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Chavez returns to Venezuela after cancer surgery

Venezuelas' VTV shows President Hugo Chavez, surrounded by his daughters in hospital in Havana on February 15, 2013
Screen grab from Venezuelas' VTV official television shows President Hugo Chavez, surrounded by his daughters at a hospital in Havana on February 15, 2013. Chavez announced in a Twitter message early on Monday that he had returned home to Venezuela follow

President Hugo Chavez returned to Venezuela early on Monday after spending more than two months in Cuba for cancer surgery and treatment, announcing his surprise homecoming via Twitter.

"We have arrived again to the Venezuelan motherland," Chavez wrote. "Thank you, God. Thank you, my beloved people. We will continue my treatment here."

From the airport, he was taken to Carlos Avarela Military Hospital in Caracas where he will continue his medical treatment, said his son-in-law and Science and Technology Minister Jorge Arreaza.

Vice President Nicolas Maduro swiftly went on national television to declare that Venezuelans were "absolutely happy" to have the president back and promised an update on the state of his health later on Monday.

He also called on his countrymen to show solidarity with Chavez "without disturbing his calm".

The 58-year-old Chavez, who has been in power for more than 14 years, was first diagnosed with cancer in 2011. After surgery and treatment he declared himself free of the disease and went on to win another term in elections last October.

But he suffered a relapse, and after the latest surgery on December 11 in Havana he was still too sick to come back to Venezuela for his scheduled inauguration on January 10.

The inauguration has been postponed indefinitely, and Maduro has essentially been running Venezuela in Chavez's absence.

Supporters of Venezuelan President Hugo Chavez in Caracas, with pictures of him and his daughters, on February 15, 2013
Supporters of Venezuelan President Hugo Chavez celebrate in Caracas after pictures of the ailing leader surrounded by his daughters were released to the public, on February 15, 2013.

There was no immediate word whether Chavez will now take his oath of office to end the political uncertainty which his illness has caused.

Opposition parties insist Chavez's term ended January 10 and that if he cannot start a new one in person, an interim president should be named pending a decision on whether Chavez should be declared incapacitated, in which case a new election would be called quickly.

But throughout his illness, the firebrand leftist leader has refused to relinquish power, and the National Assembly had voted to grant him unlimited leave to undergo medical treatment outside of the country.

In his Twitter message, Chavez also expressed his gratitude to Cuba and its leaders for their assistance in his medical treatment.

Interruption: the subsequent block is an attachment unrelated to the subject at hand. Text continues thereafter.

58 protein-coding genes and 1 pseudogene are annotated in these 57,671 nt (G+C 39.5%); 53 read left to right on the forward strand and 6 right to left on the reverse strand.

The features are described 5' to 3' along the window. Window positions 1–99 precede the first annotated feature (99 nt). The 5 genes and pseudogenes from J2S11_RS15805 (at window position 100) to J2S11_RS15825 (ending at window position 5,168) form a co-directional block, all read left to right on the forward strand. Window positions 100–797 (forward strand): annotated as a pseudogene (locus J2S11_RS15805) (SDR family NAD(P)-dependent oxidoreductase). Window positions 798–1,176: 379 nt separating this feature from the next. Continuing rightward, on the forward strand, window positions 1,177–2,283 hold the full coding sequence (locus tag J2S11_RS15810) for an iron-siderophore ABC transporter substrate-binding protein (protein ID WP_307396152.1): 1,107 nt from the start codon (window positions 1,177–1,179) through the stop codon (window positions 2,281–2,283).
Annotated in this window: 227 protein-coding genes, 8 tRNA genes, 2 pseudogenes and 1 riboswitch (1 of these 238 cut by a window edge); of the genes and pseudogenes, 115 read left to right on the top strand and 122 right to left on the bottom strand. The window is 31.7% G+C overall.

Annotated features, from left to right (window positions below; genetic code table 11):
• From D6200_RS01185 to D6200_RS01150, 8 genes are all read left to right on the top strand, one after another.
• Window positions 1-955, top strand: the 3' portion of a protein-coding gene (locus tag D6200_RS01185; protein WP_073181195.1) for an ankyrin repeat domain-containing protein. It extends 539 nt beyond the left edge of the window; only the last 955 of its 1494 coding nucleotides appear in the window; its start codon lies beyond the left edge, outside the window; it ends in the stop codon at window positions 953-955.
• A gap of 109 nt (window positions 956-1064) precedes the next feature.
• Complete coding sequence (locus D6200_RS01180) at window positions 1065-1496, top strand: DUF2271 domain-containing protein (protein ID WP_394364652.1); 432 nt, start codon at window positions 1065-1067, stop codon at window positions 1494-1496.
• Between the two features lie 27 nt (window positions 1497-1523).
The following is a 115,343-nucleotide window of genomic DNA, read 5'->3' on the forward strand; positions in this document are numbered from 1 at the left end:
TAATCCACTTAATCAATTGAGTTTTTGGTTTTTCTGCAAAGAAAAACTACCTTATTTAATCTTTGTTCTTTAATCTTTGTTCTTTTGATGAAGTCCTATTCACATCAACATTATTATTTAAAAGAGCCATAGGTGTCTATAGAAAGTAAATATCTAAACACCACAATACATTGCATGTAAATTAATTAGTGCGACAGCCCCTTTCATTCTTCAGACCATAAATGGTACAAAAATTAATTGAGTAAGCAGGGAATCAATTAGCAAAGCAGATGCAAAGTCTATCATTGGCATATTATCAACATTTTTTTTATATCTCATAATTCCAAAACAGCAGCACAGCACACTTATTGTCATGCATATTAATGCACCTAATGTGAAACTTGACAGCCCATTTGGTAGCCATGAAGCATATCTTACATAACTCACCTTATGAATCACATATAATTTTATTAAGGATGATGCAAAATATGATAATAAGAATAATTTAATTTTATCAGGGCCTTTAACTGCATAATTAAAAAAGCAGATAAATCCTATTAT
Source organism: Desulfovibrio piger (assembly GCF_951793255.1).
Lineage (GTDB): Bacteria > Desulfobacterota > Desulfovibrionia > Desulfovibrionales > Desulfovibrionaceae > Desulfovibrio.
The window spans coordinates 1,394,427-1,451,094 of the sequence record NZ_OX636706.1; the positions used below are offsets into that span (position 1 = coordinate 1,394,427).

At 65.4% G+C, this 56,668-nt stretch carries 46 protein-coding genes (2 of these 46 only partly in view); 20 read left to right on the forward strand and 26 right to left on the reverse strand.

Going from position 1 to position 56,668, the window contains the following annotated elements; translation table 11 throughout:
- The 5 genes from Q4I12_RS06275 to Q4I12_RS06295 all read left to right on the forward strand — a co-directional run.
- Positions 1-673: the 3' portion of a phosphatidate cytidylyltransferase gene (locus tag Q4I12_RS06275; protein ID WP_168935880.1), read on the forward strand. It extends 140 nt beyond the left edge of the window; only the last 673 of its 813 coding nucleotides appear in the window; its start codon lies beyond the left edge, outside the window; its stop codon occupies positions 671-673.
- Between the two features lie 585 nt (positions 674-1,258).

"Thank you Fidel, Raul and everybody in Cuba," he wrote, referring to Cuban leaders Fidel and Raul Castro. "And thank you, Venezuela, for so much love."

As before, he underscored his belief in God and hopes for complete recovery.

"I am holding on to Jesus Christ and trust my doctors and nurses," the president said. "As always, see you in victory. We will live and we will win."

On Friday, the Venezuelan government released the first post-operative photos of Chavez, giving Venezuelans the first glimpse of their leader since a fourth round of cancer surgery in Cuba.

Venezuelas' VTV shows President Hugo Chavez, surrounded by his daughters at hospital in Havana on February 15, 2013
Venezuelas' VTV shows President Hugo Chavez, surrounded by his daughters and holding an issue of Granma, Cuba's official newspaper, at hospital in Havana on February 15, 2013.

The pictures show Chavez lying on his back in a Havana hospital, with his two eldest daughters at his side and leafing through Thursday's edition of the official Cuban newspaper Granma.

The four images broke a virtual news blackout for Chavez's countrymen, who have been living in limbo without their media-happy comandante -- a populist firebrand who is the most visible face of the Latin American left and who has irked the United States by aligning himself with Iran, Syria and Cuba.

The government has never said where Chavez's cancer is located or how serious it was or is. And this has not changed with his return.

Just last Wednesday, Maduro said the president was undergoing "extremely tough and complex" treatment in the Cuban capital, declining to provide further details, but insisting that Chavez was facing his medical travails with a "fighting spirit."

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